Stoneflies are important biological indicator species. Their presence indicates that sufficient oxygen is present to allow for trout habitation and that the watershed is in good health. They place 3rd on the list of important trout foods, only being surpassed by mayflies and caddis flies.
One species or another are usually present on the waters from early spring until late fall. It’s a smart bet to carry some standard patterns with you at all times. I’d like to share with you today a standard pattern I always carry.
- Hook: Mustad #94833 Size: 14-20
- Thread: Yellow, 6/0
- Body: Yellow Rabbit Fur Dubbing (or synthetic)
- Wing: Deer Hair
- Hackle: Grizzly, tied fore and aft
I prefer the Mustad fine wire hooks but you may substitute your favorite brand.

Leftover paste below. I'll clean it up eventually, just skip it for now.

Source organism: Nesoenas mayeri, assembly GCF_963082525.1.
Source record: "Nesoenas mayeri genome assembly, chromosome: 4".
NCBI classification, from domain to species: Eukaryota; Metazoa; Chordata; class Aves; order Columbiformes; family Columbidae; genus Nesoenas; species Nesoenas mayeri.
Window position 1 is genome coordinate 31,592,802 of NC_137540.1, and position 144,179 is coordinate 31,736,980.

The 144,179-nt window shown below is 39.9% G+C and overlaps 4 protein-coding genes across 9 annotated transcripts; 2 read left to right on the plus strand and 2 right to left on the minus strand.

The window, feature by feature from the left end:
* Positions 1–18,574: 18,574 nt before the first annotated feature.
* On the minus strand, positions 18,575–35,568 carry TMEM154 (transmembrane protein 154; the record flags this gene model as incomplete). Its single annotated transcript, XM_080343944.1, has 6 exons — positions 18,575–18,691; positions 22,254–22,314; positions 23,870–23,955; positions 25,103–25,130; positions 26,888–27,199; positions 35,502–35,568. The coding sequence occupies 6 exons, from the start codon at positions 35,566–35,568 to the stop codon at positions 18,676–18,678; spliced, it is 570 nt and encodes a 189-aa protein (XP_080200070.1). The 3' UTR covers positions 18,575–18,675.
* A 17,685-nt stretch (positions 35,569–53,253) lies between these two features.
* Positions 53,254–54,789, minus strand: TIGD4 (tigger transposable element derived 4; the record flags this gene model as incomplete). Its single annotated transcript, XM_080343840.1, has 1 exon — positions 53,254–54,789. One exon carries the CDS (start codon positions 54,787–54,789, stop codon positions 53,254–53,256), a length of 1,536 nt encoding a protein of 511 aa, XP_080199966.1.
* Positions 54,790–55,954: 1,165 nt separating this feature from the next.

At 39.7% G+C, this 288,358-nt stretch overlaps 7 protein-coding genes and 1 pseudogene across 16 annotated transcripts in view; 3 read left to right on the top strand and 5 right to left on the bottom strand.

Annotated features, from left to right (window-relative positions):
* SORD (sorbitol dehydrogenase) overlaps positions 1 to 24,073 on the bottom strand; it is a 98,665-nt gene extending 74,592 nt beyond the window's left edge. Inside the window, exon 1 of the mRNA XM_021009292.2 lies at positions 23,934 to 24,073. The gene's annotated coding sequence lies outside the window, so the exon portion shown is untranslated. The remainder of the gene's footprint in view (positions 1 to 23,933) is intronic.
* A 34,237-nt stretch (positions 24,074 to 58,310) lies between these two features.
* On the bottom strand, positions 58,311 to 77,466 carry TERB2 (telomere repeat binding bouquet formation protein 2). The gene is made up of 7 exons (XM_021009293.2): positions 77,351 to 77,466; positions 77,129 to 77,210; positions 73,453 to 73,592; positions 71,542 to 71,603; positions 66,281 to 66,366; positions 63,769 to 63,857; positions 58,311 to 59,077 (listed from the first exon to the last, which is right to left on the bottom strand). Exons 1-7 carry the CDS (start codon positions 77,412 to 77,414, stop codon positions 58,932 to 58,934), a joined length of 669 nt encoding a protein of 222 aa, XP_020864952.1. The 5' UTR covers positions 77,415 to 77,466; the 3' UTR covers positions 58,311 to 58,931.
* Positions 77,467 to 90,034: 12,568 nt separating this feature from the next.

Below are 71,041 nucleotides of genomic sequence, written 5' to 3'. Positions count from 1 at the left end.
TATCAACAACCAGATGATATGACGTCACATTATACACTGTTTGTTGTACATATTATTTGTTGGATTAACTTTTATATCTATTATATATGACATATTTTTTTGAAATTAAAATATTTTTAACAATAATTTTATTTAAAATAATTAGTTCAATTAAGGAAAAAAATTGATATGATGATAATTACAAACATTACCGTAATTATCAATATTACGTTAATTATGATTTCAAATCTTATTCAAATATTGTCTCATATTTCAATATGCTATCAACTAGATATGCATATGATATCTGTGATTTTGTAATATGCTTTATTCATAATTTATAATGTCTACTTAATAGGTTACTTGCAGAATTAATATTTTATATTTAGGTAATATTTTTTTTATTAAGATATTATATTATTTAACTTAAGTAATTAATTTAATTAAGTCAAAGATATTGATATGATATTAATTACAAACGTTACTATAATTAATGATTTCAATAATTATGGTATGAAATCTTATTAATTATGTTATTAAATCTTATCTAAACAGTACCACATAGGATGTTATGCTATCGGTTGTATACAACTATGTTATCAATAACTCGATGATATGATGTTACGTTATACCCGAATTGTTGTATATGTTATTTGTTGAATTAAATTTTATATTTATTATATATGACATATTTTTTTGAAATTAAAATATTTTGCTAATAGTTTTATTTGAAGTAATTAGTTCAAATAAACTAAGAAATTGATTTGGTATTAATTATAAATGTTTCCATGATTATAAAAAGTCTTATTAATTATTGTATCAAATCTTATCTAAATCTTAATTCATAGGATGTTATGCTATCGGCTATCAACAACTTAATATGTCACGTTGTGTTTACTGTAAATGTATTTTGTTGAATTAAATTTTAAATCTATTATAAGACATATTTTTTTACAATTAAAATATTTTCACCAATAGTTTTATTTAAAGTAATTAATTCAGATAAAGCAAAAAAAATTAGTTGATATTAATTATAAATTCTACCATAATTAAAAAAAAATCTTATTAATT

Wrap in a good base of thread. Thread color may be changed to match the body dubbing.
Tie in your aft hackle using standard techniques. The glossy side of the hackle should be facing the eye of the hook.
Wax your thread and select your dubbing. If tying for the Little Yellow Stone adjust your shade of yellow to match the insects on the river (dull amber to a delicate yellow). If tying for the Little Green Stone the dubbing will be anywhere from olive to bright green. You’ll also want to change your thread color and adjust you hackle color to a yellowish-olive.
Select enough deer hair to equal the diameter of a kitchen match. Tie in the wing flat over the body, extending slightly beyond the bend of the hook.
Tie in your fore hackle. Wrap the head and add cement all around.
This pattern was originated by the late Paul H. Young (1890-1960), celebrated fly tier and rod builder from Detroit. It was developed in the 1930’s. This high floating fly is still popular throughout the mid-west. This pattern may also be fished wet.
See you on the water…..
For additional information on Michigan Dry Flies
go to: www.michigandryflies.net
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